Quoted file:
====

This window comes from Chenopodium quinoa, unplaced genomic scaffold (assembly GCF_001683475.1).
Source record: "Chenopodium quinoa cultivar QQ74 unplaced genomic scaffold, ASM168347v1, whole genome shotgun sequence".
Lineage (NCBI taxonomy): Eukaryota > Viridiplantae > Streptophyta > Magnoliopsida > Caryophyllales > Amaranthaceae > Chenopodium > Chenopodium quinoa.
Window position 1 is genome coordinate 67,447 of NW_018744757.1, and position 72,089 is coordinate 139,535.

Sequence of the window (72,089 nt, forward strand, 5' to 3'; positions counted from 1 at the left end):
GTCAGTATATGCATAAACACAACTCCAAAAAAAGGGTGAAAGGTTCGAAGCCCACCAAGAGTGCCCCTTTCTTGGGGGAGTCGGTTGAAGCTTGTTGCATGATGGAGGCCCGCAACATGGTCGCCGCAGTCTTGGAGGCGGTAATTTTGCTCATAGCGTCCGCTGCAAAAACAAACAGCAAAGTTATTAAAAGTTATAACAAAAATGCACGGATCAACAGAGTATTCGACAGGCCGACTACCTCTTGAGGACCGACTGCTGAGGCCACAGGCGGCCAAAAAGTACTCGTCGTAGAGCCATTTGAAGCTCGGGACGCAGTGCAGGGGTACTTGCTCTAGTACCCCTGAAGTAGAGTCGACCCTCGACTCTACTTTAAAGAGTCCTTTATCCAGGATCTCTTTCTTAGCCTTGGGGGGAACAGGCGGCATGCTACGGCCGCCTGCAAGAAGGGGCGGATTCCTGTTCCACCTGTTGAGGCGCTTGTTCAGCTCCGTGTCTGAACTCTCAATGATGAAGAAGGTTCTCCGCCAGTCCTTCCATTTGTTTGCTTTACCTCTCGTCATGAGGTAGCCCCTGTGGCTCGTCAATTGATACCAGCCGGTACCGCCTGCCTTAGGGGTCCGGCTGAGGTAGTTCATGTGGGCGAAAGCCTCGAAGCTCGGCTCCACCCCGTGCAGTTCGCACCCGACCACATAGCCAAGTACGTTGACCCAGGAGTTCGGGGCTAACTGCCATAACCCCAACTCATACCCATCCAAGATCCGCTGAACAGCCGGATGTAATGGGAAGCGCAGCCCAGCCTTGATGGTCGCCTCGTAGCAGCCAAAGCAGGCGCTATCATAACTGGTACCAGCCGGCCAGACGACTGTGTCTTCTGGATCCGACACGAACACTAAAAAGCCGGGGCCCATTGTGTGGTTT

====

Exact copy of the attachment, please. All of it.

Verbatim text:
This window comes from Chenopodium quinoa, unplaced genomic scaffold (assembly GCF_001683475.1).
Source record: "Chenopodium quinoa cultivar QQ74 unplaced genomic scaffold, ASM168347v1, whole genome shotgun sequence".
Lineage (NCBI taxonomy): Eukaryota > Viridiplantae > Streptophyta > Magnoliopsida > Caryophyllales > Amaranthaceae > Chenopodium > Chenopodium quinoa.
Window position 1 is genome coordinate 67,447 of NW_018744757.1, and position 72,089 is coordinate 139,535.

Sequence of the window (72,089 nt, forward strand, 5' to 3'; positions counted from 1 at the left end):
GTCAGTATATGCATAAACACAACTCCAAAAAAAGGGTGAAAGGTTCGAAGCCCACCAAGAGTGCCCCTTTCTTGGGGGAGTCGGTTGAAGCTTGTTGCATGATGGAGGCCCGCAACATGGTCGCCGCAGTCTTGGAGGCGGTAATTTTGCTCATAGCGTCCGCTGCAAAAACAAACAGCAAAGTTATTAAAAGTTATAACAAAAATGCACGGATCAACAGAGTATTCGACAGGCCGACTACCTCTTGAGGACCGACTGCTGAGGCCACAGGCGGCCAAAAAGTACTCGTCGTAGAGCCATTTGAAGCTCGGGACGCAGTGCAGGGGTACTTGCTCTAGTACCCCTGAAGTAGAGTCGACCCTCGACTCTACTTTAAAGAGTCCTTTATCCAGGATCTCTTTCTTAGCCTTGGGGGGAACAGGCGGCATGCTACGGCCGCCTGCAAGAAGGGGCGGATTCCTGTTCCACCTGTTGAGGCGCTTGTTCAGCTCCGTGTCTGAACTCTCAATGATGAAGAAGGTTCTCCGCCAGTCCTTCCATTTGTTTGCTTTACCTCTCGTCATGAGGTAGCCCCTGTGGCTCGTCAATTGATACCAGCCGGTACCGCCTGCCTTAGGGGTCCGGCTGAGGTAGTTCATGTGGGCGAAAGCCTCGAAGCTCGGCTCCACCCCGTGCAGTTCGCACCCGACCACATAGCCAAGTACGTTGACCCAGGAGTTCGGGGCTAACTGCCATAACCCCAACTCATACCCATCCAAGATCCGCTGAACAGCCGGATGTAATGGGAAGCGCAGCCCAGCCTTGATGGTCGCCTCGTAGCAGCCAAAGCAGGCGCTATCATAACTGGTACCAGCCGGCCAGACGACTGTGTCTTCTGGATCCGACACGAACACTAAAAAGCCGGGGCCCATTGTGTGGTTT